HelpMeFind Roses, Clematis and Peonies
Roses, Clematis and Peonies
and everything gardening related.
Member
Profile
PhotosFavoritesCommentsJournalCuttings 
HubertG
most recent yesterday HIDE POSTS
 
Initial post yesterday by Margaret Furness
Watch out for friends who are compulsive deadheaders... Fortunately since it's close to the ground, it may be relatively safe.
REPLY
Reply #1 of 1 posted yesterday by HubertG
I'll be keeping a close eye on this one, Margaret. I'm more concerned with possums and anything else that nibbles to be honest.
REPLY
most recent 3 days ago SHOW ALL
 
Initial post 8 days ago by armand_212
This looks a lot like Maggie
REPLY
Reply #1 of 12 posted 6 days ago by Patricia Routley
Thanks Armand. I've Noted that in the 'Zi Yan Fei Wu' file - and it is also Noted in the "Maggie" (syn. Eugène E. Marlitt) file.
It would be valuable to find out how old this "very old Chinese cultivar" actually is - or when it was first referenced in China.
REPLY
Reply #2 of 12 posted 5 days ago by armand_212
Hello, its chinese name is 紫燕飞舞, if you google it you will see lots of pics and info (you may need google translate!) There are also a couple of websites from china and japan that indicate that this is Eugene Marlitt aka Maggie, and ive grown Maggie for decades and seen its growth habit in europe, asia and the usa, and I can say its a splitting image.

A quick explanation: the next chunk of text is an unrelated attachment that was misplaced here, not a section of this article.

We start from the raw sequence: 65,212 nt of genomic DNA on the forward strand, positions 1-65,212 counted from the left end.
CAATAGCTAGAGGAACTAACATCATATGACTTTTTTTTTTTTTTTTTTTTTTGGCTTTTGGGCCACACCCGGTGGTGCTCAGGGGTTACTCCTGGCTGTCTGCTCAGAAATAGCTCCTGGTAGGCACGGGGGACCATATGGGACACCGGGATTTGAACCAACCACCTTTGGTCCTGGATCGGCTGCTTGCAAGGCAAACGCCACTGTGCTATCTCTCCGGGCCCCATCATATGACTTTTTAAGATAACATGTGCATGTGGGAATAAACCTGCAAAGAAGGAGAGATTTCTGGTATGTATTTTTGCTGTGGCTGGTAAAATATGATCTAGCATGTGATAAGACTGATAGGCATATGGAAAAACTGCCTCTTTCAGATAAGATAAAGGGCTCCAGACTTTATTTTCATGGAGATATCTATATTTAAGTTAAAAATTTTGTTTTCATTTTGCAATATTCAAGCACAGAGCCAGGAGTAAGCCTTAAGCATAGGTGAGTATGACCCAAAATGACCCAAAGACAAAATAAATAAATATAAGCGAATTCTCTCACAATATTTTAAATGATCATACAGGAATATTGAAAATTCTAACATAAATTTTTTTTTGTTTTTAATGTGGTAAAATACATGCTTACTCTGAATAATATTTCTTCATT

REPLY
Reply #3 of 12 posted 5 days ago by Patricia Routley
Thanks Armand. I have added that chinese synonym.
You are the second person to say 'Zi Yan Fei (or Fe) Wu' is the same as "Maggie".
John Hook also noted that in his comment (below) that his plant of 'Zi Yan Fei Wu' appeared to be the same as "Kakinada Red".

It would appear that 'Zi Yan Fei Wu' should carry the double quotes of a "foundling", and merged with 'Eugène E. Marlitt'. But I am really cautious with this one and would love to have more input from rosarians - and perhaps that earliest date for Zi Yan Fei Wu.
REPLY
Reply #4 of 12 posted 5 days ago by HubertG
This also makes you wonder more about other "old" Chinese roses such as 'Tipsy Imperial Concubine'.
REPLY
Reply #5 of 12 posted 5 days ago by armand_212
Well, in Dr Wang Guoliang's book Old Roses in China, this rose is reported to be called Bao Xiang (Precious Portrait) by the Chinese, and Dancing Purple Swallows by the Japanese (the ancient japanese used chinese characters), and a rose by this name has been recorded since the Song Dynasty (960–1279AD), And he surmises that they are all the same, including Maggie, Pacific, Kakinada Red, Eugene Marlitt. Although I must say that the Kakinada Red I saw in India didn't look similar...
REPLY
Reply #6 of 12 posted 4 days ago by Patricia Routley
For Armand_212 - and others.
Forgive my slowness Armand. It is spring and the sun is shining after months of grizzle drizzle - I should be "out there" so I am not concentrating too well. But as "Maggie" is a really important rose I am not going to do anything without the input from others.

It seems that we should:
Give 'Zi Yan Fei Wu' the double quotes of a foundling.
Change the name of "Maggie" (syn. Eugène E. Marlitt) - to just "Maggie"
Change the name of "Pacific" (syn. Eugène E. Marlitt) - to just "Pacific".